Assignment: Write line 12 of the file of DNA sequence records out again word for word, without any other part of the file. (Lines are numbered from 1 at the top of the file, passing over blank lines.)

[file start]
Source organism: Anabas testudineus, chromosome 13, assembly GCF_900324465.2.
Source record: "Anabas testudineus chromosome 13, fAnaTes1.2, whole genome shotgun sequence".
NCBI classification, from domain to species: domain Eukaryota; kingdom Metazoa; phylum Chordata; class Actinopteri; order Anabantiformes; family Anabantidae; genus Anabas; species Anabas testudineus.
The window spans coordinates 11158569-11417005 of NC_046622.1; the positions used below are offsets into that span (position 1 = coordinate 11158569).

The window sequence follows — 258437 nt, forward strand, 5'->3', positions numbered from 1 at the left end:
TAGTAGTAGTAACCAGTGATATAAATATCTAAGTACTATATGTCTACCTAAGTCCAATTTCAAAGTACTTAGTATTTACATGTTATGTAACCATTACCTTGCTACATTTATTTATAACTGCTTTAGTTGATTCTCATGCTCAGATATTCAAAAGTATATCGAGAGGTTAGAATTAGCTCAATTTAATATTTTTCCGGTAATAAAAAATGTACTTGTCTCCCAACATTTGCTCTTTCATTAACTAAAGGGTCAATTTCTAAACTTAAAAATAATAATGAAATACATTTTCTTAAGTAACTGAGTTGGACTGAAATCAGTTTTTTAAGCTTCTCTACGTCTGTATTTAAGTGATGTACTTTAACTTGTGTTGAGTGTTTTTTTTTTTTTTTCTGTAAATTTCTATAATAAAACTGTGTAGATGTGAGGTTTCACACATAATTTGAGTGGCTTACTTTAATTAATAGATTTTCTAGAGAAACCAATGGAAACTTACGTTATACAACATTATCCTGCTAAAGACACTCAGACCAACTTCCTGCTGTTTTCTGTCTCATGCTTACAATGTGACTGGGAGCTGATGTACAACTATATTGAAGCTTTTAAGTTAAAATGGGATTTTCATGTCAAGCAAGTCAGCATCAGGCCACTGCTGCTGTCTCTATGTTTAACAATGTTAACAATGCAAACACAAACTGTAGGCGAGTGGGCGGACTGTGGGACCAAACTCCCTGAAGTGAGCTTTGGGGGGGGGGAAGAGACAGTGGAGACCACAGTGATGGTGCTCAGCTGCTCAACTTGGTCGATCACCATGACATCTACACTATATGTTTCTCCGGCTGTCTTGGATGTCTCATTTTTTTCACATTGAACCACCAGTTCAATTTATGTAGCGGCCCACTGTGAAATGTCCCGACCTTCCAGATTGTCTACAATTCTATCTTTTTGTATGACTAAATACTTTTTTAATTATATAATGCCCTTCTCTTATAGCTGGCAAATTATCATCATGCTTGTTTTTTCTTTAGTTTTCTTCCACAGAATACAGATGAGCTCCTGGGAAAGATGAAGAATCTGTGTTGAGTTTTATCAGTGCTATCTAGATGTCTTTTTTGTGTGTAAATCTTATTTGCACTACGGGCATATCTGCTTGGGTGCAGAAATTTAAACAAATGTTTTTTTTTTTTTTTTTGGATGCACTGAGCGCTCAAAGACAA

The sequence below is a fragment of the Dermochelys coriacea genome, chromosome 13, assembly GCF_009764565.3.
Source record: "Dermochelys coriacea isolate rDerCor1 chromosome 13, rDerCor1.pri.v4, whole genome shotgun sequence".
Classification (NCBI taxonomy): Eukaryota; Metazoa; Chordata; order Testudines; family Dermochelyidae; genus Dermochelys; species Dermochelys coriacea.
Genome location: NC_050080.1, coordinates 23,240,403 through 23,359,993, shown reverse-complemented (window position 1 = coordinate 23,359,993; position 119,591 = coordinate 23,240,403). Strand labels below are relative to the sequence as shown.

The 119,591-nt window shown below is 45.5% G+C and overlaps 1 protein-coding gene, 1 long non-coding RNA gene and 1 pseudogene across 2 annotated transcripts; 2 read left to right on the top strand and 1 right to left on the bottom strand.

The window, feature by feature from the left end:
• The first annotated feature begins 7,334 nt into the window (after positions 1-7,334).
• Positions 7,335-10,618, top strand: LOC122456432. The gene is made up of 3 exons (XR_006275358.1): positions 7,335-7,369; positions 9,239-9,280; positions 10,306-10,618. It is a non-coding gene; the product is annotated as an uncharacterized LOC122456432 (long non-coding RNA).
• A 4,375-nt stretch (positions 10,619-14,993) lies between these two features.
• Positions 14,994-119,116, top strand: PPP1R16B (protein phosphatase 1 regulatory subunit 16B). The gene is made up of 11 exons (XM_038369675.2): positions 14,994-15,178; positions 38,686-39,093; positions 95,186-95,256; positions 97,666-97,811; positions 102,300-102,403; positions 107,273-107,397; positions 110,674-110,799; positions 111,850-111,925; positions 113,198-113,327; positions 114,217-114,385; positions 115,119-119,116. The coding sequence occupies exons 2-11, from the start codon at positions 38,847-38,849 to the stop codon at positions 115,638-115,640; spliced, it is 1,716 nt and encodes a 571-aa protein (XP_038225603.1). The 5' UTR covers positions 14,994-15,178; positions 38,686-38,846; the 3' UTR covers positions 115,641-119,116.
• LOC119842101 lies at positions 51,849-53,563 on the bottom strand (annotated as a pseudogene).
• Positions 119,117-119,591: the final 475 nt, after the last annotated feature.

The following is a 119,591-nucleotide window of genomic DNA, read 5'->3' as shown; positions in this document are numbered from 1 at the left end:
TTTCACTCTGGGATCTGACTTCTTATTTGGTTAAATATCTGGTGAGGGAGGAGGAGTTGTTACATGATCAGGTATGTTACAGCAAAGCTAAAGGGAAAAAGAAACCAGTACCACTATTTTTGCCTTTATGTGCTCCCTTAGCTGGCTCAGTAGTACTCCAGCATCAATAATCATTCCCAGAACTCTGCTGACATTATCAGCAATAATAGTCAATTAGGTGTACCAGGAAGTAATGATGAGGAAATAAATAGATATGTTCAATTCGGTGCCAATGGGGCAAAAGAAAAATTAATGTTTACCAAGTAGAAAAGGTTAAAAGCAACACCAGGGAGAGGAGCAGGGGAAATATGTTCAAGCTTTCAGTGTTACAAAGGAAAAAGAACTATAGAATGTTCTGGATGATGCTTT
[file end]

The window, feature by feature from the left end: